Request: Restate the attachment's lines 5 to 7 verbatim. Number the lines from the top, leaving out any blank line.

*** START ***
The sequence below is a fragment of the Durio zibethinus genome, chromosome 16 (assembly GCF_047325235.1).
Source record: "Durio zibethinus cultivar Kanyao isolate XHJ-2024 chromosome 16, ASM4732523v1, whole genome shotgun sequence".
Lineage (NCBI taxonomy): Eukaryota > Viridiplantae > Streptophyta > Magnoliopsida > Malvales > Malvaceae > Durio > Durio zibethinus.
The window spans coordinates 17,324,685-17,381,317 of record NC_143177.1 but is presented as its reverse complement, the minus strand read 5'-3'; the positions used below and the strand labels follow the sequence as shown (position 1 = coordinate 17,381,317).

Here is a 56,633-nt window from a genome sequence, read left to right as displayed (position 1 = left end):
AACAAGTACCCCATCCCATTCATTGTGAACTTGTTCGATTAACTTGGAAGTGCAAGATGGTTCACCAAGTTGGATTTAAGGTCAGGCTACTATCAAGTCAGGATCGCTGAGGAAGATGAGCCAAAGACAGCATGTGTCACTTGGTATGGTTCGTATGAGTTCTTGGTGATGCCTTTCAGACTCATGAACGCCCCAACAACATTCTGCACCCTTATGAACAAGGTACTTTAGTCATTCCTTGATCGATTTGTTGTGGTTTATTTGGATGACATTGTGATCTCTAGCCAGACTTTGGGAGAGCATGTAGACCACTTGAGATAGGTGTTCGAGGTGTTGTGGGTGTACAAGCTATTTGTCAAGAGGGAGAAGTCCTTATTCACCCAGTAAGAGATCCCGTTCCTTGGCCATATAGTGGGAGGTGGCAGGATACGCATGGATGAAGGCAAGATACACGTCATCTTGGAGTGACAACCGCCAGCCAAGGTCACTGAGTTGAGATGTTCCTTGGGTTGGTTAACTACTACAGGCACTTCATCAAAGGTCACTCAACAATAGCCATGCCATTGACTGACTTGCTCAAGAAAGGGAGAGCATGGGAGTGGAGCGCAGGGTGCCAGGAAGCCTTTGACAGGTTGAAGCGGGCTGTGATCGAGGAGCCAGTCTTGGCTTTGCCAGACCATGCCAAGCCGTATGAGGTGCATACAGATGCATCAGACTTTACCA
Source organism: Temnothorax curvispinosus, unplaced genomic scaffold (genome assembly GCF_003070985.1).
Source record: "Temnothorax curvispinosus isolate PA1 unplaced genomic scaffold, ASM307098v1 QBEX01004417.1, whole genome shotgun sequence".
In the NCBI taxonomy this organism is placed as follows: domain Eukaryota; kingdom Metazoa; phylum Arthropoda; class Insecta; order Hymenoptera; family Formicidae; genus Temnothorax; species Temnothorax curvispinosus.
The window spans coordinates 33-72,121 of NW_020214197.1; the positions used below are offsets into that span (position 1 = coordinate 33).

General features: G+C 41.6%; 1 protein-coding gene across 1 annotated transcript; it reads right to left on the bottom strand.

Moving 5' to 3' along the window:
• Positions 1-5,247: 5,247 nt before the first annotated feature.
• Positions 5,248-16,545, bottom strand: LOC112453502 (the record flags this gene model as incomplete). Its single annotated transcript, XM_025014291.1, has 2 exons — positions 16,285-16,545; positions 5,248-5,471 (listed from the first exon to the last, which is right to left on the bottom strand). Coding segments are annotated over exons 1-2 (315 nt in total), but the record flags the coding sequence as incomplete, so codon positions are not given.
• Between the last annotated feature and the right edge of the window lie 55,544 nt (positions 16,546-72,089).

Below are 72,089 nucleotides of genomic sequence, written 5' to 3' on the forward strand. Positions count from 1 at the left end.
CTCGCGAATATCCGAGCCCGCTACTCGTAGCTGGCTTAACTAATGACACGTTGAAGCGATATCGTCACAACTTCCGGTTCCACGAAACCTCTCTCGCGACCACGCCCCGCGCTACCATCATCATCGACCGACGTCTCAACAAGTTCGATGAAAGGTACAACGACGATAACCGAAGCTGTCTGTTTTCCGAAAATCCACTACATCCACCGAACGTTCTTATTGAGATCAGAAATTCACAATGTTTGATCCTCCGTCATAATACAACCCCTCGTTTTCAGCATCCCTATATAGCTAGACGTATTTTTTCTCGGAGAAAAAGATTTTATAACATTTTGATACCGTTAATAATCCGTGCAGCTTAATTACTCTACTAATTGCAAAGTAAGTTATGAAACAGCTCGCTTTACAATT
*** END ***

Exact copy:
Here is a 56,633-nt window from a genome sequence, read left to right as displayed (position 1 = left end):
AACAAGTACCCCATCCCATTCATTGTGAACTTGTTCGATTAACTTGGAAGTGCAAGATGGTTCACCAAGTTGGATTTAAGGTCAGGCTACTATCAAGTCAGGATCGCTGAGGAAGATGAGCCAAAGACAGCATGTGTCACTTGGTATGGTTCGTATGAGTTCTTGGTGATGCCTTTCAGACTCATGAACGCCCCAACAACATTCTGCACCCTTATGAACAAGGTACTTTAGTCATTCCTTGATCGATTTGTTGTGGTTTATTTGGATGACATTGTGATCTCTAGCCAGACTTTGGGAGAGCATGTAGACCACTTGAGATAGGTGTTCGAGGTGTTGTGGGTGTACAAGCTATTTGTCAAGAGGGAGAAGTCCTTATTCACCCAGTAAGAGATCCCGTTCCTTGGCCATATAGTGGGAGGTGGCAGGATACGCATGGATGAAGGCAAGATACACGTCATCTTGGAGTGACAACCGCCAGCCAAGGTCACTGAGTTGAGATGTTCCTTGGGTTGGTTAACTACTACAGGCACTTCATCAAAGGTCACTCAACAATAGCCATGCCATTGACTGACTTGCTCAAGAAAGGGAGAGCATGGGAGTGGAGCGCAGGGTGCCAGGAAGCCTTTGACAGGTTGAAGCGGGCTGTGATCGAGGAGCCAGTCTTGGCTTTGCCAGACCATGCCAAGCCGTATGAGGTGCATACAGATGCATCAGACTTTACCA
Source organism: Temnothorax curvispinosus, unplaced genomic scaffold (genome assembly GCF_003070985.1).